Most societies have exerted control of individuals they find dangerous by threatening to make the remaining life of a criminal miserable, or to simply confiscate it. This works well enough (with plenty of opportunity to improve existing practices): people with evil intent mostly think they will be caught and punished, or killed in the process of a violent act, and an expected value calculation comes out in favor of not doing the crime.
Sometimes violence isnâ€™t a crime; the civilized world would have applauded the White Rose for blowing Hitler up if they had succeeded, and certainly (if it ever happens) the armed citizen who puts down the lunatic about to shoot up a school or theater is simply doing the right thing. People give up their lives to do good in this world, like the soldier who throws himself on the grenade to save his buddies.
Some very large amount of hideous behavior never occurs because most people have a working moral sense whether or not it derives from religious teaching, and some faiths assert an eternal post-life time during which acts on earth will be punished or rewarded, so doing wrong is discouraged by some combination of just knowing what wrong is, and a selfish benefit-cost calculation.
When religious teaching promises heavenly reward for savagery on earth, we face a distinctive set of challenges (and what seem to be new levels of savagery, like sending a ten-year-old girl into a market with a bomb).Â Â Suicidal murderers are not deterred like bank robbers by the fear that they wonâ€™t â€œget away with itâ€; oversimplifying only a little, they have been sold the belief that the mayhem they are about is a quick ticket to eternal happiness. If their present life is a dead-end struggle in a segregated banlieue slum, so much the better.Â There is no practical sanction society can threaten such a person with to get a good benefit-cost calculation, especially if the society trying to protect itself looks like a bunch of ungodly infidels. Neither armed guards hoping to shoot first, nor a room full of heat-packing citizens going about their business, offer more than modest protection against a suicide bomber at the security desk or door, or in a large heavy vehicle with a running start. Tactics directed at the bombers and shooters, that kept gangster crime in last century down to a dull roar, are toothless here.
Perhaps we are coming to a time when a particular category of religious doctrine, and merchants thereof, are indigestible to a functioning society, just when the â€œfunctioning societyâ€ has become something more like â€œhumanityâ€ then â€œNation Xâ€. The idea of a countryâ€™s â€œinternal affairsâ€ has been shredded by the internet and the 747, and isolation of toxic sources is penetrated by prison gangs and cell phones. The doctrine doesnâ€™t have to be religious, as the direct-action anarchists of the turn of the last century showed, but now it almost exclusively is, and the anarchists were (i) motivated by human welfare on earth, not pie in the sky when we die (ii) a lot more concerned to blow up and shoot political leaders, who can be practically protected, than dozens and hundreds of ordinary citizens.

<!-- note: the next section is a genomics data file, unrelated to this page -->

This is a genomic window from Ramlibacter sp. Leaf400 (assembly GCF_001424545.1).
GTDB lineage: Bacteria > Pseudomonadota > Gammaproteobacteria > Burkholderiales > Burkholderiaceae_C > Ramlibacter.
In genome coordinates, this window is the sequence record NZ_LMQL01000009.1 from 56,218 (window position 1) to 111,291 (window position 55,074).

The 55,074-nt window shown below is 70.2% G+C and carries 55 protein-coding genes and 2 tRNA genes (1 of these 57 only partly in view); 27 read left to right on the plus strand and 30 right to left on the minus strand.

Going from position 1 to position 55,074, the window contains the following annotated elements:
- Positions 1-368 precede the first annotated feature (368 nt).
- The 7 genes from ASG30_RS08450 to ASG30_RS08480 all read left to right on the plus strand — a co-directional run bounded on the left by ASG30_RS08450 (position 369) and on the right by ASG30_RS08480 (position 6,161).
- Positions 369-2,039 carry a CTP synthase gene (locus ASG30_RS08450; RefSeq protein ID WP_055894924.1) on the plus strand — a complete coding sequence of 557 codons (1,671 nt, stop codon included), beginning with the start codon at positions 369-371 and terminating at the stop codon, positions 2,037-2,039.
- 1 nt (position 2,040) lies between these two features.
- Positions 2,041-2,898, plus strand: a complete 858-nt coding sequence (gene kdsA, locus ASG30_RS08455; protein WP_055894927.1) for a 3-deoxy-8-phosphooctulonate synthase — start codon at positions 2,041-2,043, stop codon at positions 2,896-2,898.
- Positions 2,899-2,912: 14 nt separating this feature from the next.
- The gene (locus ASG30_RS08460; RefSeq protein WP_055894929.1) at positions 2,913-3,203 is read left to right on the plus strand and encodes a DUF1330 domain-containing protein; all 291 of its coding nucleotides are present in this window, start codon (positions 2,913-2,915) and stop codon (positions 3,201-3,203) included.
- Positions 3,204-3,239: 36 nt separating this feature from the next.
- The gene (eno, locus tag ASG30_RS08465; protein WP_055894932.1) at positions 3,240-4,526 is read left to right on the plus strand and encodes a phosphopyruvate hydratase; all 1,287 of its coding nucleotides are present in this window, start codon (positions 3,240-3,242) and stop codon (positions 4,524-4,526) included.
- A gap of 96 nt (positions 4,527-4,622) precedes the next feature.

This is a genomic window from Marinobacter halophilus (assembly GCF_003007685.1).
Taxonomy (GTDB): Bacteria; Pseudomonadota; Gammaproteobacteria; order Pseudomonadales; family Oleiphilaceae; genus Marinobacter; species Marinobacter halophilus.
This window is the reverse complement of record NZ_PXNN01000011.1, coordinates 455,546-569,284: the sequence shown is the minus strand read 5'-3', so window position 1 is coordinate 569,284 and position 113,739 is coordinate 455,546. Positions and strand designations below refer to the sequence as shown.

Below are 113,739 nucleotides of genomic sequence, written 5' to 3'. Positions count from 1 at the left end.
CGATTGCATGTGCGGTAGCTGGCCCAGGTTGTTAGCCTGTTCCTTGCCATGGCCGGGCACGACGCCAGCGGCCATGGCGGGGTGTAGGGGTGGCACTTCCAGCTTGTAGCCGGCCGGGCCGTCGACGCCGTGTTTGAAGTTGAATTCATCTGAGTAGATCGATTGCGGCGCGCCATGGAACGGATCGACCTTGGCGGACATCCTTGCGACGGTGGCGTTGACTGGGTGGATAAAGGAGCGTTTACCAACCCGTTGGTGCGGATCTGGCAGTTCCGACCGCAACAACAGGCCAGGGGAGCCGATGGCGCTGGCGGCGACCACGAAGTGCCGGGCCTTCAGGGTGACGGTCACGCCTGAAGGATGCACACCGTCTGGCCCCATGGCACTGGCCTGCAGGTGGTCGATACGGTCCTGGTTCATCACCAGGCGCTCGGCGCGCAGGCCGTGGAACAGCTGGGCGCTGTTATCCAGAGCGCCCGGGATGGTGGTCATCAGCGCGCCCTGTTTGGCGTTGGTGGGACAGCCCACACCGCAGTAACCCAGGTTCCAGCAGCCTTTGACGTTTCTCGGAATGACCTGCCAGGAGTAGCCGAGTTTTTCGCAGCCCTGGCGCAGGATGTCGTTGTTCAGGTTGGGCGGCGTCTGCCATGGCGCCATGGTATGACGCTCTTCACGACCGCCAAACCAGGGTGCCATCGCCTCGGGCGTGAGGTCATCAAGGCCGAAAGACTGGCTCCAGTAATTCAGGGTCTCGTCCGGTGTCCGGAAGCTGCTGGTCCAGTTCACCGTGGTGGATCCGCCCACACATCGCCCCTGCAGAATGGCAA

In addition to the invocation of unprovable, unarguable theology to justify savagery, the current breed of terrorists share another brand of villainy with (for example) kidnappers, by turning our best instincts, like due process of law and respect for life, against us.
Back in the day, there was a status of â€œoutlawâ€ that malefactors could earn by doing a lot of really bad things and refusing to submit themselves to the courts.Â An outlaw so designated was denied the protection of the laws and could be legally killed by anyone who got the drop on him.Â I am not much troubled by the extremely rare criers of fire in crowded theaters, but the lunatic fringe of radical Islam, that breeds suicidal terrorists by a supernatural reward proposition not susceptible of assessment with facts or evidence, is starting to make a concept of freedom of speech that has served western society well for a long time look oversimple. Egging on lost souls to shoot abortion providers, while staying safe and cozy in front of a computer, is a similar category of criminality, but its death toll and even its total toll of human suffering is manageable (could be better, of course) by our usual criminal justice tools and informal social controls.
ISIS, Al Qaeda, Boko Haram, and the lot are a different problem.Â The generals very likely believe for themselves the eternal reward story they peddle, and drone strikes on them have not exactly shut down the machine. It would be better if the civilized world didnâ€™t give them Abu Ghreib, Islamophobic bigots on Fox News and talk radio, Marine le Pen and all the other excuses to view us as deserving extermination, but they are not fighting a war for fair treatment by oppressors.Â They are fighting a war to reverse thirteen centuries of human development and using every piece of that development they can get their hands on, from gunpowder to electronics to habeas corpus, to do it. They are not a criminal justice problem, nor a military problem, nor a social justice problem; they are something new (at least in the last few centuries), different, and strategically deeply perplexing.